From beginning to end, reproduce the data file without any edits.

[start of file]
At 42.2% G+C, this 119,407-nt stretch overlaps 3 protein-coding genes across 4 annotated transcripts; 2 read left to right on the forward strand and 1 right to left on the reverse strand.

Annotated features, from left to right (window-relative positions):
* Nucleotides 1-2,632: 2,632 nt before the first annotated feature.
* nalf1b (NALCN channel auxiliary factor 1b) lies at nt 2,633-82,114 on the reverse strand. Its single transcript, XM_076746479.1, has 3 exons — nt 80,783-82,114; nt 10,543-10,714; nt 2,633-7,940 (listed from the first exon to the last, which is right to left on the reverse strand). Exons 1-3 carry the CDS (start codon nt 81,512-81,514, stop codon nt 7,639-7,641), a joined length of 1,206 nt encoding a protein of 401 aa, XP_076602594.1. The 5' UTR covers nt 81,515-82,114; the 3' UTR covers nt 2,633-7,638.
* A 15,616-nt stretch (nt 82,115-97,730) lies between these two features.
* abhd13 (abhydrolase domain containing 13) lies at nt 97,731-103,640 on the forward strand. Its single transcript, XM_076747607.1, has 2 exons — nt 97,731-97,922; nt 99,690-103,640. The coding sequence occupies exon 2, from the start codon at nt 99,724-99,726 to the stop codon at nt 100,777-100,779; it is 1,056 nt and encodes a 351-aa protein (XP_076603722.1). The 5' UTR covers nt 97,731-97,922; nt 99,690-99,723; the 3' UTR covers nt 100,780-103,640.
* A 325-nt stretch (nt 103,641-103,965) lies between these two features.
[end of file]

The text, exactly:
At 42.2% G+C, this 119,407-nt stretch overlaps 3 protein-coding genes across 4 annotated transcripts; 2 read left to right on the forward strand and 1 right to left on the reverse strand.

Annotated features, from left to right (window-relative positions):
* Nucleotides 1-2,632: 2,632 nt before the first annotated feature.
* nalf1b (NALCN channel auxiliary factor 1b) lies at nt 2,633-82,114 on the reverse strand. Its single transcript, XM_076746479.1, has 3 exons — nt 80,783-82,114; nt 10,543-10,714; nt 2,633-7,940 (listed from the first exon to the last, which is right to left on the reverse strand). Exons 1-3 carry the CDS (start codon nt 81,512-81,514, stop codon nt 7,639-7,641), a joined length of 1,206 nt encoding a protein of 401 aa, XP_076602594.1. The 5' UTR covers nt 81,515-82,114; the 3' UTR covers nt 2,633-7,638.
* A 15,616-nt stretch (nt 82,115-97,730) lies between these two features.
* abhd13 (abhydrolase domain containing 13) lies at nt 97,731-103,640 on the forward strand. Its single transcript, XM_076747607.1, has 2 exons — nt 97,731-97,922; nt 99,690-103,640. The coding sequence occupies exon 2, from the start codon at nt 99,724-99,726 to the stop codon at nt 100,777-100,779; it is 1,056 nt and encodes a 351-aa protein (XP_076603722.1). The 5' UTR covers nt 97,731-97,922; nt 99,690-99,723; the 3' UTR covers nt 100,780-103,640.
* A 325-nt stretch (nt 103,641-103,965) lies between these two features.